As shown in the accompanying exemplary drawings, particularly FIG. 1, the urn carrying device 1 for transporting and displaying an urn 2 is embodied in a generally flat surface 3 with top and bottom sides wherein the urn 2 may be placed. The flat surface may be circular (see FIG. 5), oval (see FIG. 6) or irregularly shaped and is illustrated here as rectangular for convenience only.
Movably attached to the flat surface are four posts 5 which are utilized by urnbearers (traditionally consisting of friends and family of the deceased) during the funeral ceremony to hold and transport the urn carrying device 1 with the urn 2 placed upon. Optionally, these posts have a series of grooves for increased gripping by the urnbearers. In the alternative, the posts may be covered with cloth, plastic, or rubber or any other substance facilitating the handling of the urn carrying device by the urnbearers.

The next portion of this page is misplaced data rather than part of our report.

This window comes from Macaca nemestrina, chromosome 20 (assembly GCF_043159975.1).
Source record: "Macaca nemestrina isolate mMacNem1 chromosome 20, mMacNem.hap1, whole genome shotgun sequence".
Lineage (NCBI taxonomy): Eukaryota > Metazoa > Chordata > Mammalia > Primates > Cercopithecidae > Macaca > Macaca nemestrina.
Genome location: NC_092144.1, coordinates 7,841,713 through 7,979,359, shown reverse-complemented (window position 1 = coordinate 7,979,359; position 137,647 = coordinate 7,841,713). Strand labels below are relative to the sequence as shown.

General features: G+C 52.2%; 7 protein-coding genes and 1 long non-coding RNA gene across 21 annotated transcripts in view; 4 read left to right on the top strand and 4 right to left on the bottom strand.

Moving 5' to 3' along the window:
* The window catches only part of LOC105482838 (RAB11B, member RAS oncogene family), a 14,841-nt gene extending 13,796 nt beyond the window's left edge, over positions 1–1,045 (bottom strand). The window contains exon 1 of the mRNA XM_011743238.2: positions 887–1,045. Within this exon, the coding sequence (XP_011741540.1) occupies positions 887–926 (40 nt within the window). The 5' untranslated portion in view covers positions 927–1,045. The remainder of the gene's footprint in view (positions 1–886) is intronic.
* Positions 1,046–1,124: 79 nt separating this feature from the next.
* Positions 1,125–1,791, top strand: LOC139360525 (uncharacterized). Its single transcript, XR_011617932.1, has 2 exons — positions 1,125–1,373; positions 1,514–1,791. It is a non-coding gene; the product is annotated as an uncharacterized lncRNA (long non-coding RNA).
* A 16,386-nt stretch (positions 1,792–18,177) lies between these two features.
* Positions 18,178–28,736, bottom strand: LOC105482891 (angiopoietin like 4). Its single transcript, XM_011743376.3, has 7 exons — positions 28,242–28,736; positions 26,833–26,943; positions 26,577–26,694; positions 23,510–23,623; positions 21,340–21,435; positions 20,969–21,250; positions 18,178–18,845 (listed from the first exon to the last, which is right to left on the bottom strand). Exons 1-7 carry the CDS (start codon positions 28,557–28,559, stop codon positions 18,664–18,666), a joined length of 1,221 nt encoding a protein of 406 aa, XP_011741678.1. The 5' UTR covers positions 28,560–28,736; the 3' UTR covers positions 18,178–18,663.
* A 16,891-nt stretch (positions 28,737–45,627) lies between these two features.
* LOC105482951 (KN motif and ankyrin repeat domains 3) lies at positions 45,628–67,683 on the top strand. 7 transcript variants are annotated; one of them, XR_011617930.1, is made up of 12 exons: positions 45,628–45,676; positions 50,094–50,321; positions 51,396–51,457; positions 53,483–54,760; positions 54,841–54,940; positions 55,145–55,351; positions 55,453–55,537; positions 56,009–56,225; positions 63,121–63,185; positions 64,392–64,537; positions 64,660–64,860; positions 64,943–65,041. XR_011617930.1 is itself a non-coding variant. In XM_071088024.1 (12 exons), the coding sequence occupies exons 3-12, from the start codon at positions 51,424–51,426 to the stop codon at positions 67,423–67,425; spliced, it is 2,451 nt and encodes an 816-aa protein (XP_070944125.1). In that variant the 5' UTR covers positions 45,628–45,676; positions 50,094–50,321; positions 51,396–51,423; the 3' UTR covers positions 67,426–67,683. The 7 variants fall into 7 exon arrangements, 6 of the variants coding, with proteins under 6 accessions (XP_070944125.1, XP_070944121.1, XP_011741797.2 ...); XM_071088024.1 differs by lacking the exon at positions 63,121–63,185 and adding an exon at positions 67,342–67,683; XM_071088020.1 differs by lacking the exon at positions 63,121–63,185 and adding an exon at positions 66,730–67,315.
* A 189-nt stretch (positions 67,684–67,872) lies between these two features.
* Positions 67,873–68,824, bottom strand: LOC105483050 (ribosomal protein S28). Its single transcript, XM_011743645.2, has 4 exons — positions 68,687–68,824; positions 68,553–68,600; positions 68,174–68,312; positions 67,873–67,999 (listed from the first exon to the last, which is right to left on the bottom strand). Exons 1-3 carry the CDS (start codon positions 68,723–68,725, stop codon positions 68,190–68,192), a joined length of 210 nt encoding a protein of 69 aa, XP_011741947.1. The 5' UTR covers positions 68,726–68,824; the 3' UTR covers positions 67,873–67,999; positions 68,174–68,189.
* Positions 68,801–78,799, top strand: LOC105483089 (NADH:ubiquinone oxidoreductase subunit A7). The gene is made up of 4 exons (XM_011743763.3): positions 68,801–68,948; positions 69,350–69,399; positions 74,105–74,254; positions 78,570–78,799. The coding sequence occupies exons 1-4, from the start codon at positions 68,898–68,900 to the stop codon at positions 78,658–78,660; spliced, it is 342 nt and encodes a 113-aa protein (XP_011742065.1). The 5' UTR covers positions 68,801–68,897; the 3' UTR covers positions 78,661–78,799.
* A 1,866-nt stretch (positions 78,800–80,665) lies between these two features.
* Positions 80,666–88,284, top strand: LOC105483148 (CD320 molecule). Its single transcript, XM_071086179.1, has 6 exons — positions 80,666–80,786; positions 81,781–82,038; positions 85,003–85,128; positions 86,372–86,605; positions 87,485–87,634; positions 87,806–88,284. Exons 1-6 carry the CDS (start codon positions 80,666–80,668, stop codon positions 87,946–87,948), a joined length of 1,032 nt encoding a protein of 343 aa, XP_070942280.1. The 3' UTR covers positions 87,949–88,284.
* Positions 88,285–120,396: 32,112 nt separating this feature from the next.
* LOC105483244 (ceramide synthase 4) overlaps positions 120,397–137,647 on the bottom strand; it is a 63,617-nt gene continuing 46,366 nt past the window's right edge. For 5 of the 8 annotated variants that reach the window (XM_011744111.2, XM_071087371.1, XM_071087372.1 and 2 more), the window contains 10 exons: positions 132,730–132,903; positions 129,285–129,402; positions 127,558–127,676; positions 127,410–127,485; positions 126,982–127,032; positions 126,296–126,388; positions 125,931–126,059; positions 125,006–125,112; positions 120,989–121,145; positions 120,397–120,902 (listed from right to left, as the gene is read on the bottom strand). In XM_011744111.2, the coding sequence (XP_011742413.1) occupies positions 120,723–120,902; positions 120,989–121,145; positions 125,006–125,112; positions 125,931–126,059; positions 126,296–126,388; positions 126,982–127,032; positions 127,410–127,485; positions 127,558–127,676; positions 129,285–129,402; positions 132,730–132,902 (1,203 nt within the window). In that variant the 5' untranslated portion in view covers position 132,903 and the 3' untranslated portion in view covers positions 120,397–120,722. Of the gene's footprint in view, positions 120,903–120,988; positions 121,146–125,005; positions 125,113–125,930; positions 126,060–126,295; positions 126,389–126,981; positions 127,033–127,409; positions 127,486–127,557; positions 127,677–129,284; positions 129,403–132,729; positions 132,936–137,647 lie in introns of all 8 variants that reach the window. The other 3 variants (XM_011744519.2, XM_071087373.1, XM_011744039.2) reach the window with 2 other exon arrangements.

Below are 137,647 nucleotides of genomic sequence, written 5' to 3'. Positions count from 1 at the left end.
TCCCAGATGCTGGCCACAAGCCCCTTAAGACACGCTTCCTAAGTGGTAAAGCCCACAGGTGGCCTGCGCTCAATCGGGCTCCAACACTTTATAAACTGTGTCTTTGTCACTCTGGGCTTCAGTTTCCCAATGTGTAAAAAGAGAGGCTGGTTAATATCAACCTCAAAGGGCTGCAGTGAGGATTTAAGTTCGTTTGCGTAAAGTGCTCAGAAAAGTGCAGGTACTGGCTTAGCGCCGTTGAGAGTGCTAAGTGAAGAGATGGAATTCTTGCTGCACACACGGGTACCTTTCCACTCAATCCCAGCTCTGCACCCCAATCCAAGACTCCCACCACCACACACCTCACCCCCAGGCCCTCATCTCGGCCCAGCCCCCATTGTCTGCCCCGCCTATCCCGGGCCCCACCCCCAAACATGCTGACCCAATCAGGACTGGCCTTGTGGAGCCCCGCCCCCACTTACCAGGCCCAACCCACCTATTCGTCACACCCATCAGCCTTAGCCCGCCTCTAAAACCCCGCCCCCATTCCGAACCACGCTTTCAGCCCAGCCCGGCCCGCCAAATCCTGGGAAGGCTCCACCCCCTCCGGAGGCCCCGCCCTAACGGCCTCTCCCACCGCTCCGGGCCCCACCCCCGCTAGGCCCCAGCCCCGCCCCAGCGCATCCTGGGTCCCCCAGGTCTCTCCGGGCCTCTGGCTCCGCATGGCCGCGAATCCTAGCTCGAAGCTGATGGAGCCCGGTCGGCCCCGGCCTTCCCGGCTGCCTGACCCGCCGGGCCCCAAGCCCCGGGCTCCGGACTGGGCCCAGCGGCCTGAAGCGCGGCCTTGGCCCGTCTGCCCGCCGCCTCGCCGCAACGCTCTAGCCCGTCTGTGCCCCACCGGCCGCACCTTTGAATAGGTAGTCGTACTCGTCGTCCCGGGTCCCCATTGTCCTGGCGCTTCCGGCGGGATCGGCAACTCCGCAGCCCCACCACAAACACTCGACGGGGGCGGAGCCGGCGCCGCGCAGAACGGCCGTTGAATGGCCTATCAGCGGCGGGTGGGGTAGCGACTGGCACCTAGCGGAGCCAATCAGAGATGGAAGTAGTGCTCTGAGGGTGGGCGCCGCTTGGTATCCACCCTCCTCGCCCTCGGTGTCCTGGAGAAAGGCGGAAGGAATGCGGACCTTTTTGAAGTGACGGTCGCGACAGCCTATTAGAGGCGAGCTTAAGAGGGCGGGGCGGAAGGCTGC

A protruding lip 7 extends from the top side of the flat surface 3 to assist in minimizing undesired urn 2 movement when the urn carrying device 1 is being transported. The lip 7 may be shaped so as to snugly fit a standard size urn 2 within it or it may be adjustable. Preferably it is constructed from a semi-elastic material which can secure urns of various sizes. Optionally, the lip 7 may be formed from a series of holes forming a grid on the top side of the flat surface 3. These holes are combined with a series of pegs so as to allow the urnbearers to adjust the positioning of the lip 7 so that the urn carrying device 1 can snugly secure urns 2 of various sizes. The urn carrying device with the grid arrangement may also have a cover to conceal the grid when not in use (not shown). The lip 7 may also be flush with the flat surface 3 (see FIG. 4 discussed below) or it may be constructed from any other mechanism that prevents the urn 2 from sliding or tipping.